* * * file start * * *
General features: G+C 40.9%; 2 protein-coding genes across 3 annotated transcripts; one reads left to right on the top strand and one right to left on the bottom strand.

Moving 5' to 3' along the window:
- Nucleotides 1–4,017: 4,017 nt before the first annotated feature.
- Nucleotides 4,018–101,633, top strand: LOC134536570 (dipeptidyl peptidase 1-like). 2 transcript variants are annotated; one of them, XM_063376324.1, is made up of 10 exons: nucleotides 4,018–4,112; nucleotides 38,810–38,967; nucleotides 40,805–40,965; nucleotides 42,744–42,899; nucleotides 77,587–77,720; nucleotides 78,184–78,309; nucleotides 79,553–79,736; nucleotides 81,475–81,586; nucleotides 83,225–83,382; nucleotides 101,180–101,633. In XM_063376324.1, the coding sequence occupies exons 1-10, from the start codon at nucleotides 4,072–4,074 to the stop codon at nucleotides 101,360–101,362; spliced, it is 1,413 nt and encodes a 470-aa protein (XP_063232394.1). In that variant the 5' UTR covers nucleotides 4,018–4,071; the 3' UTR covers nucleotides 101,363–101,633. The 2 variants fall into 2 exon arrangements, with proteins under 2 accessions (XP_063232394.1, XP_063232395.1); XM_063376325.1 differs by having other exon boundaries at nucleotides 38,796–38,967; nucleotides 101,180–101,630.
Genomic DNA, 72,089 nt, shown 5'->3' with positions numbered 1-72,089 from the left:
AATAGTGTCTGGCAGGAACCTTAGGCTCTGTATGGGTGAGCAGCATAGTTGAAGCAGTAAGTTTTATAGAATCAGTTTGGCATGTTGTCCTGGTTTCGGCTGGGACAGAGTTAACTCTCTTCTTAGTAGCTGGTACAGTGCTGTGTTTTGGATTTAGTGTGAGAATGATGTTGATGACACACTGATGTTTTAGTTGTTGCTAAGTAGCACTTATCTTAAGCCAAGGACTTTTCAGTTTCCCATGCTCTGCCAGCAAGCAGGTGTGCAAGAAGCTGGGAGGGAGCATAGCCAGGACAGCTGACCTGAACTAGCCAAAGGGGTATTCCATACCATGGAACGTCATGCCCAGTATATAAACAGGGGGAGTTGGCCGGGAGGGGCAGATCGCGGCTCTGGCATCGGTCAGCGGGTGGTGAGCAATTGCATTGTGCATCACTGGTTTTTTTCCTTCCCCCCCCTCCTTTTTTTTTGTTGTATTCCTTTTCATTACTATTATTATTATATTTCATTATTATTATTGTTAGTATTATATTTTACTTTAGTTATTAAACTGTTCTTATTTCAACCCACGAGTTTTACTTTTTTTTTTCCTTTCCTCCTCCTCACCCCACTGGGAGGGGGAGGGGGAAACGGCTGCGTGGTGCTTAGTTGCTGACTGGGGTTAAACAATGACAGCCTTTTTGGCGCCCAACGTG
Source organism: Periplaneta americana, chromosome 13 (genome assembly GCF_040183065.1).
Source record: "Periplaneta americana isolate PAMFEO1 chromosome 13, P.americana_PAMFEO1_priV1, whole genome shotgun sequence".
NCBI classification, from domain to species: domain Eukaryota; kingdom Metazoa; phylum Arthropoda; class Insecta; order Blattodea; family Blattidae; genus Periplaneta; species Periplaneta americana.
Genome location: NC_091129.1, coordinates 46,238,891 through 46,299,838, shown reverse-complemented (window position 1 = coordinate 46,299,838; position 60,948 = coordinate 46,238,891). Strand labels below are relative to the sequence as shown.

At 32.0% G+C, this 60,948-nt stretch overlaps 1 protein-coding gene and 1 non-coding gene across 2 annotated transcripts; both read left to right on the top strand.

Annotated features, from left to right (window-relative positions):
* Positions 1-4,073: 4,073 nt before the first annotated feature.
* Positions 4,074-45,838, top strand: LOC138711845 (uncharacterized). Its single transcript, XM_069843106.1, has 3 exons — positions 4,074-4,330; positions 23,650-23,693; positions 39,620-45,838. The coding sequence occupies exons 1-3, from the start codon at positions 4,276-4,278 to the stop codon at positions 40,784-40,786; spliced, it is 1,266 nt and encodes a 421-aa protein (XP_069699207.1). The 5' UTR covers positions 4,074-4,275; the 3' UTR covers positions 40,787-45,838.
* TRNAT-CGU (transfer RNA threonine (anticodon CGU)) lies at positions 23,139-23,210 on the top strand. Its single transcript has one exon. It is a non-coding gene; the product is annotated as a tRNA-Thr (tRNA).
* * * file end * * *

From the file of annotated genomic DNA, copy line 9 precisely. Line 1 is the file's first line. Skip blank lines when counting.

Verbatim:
NCBI classification, from domain to species: domain Eukaryota; kingdom Metazoa; phylum Arthropoda; class Insecta; order Blattodea; family Blattidae; genus Periplaneta; species Periplaneta americana.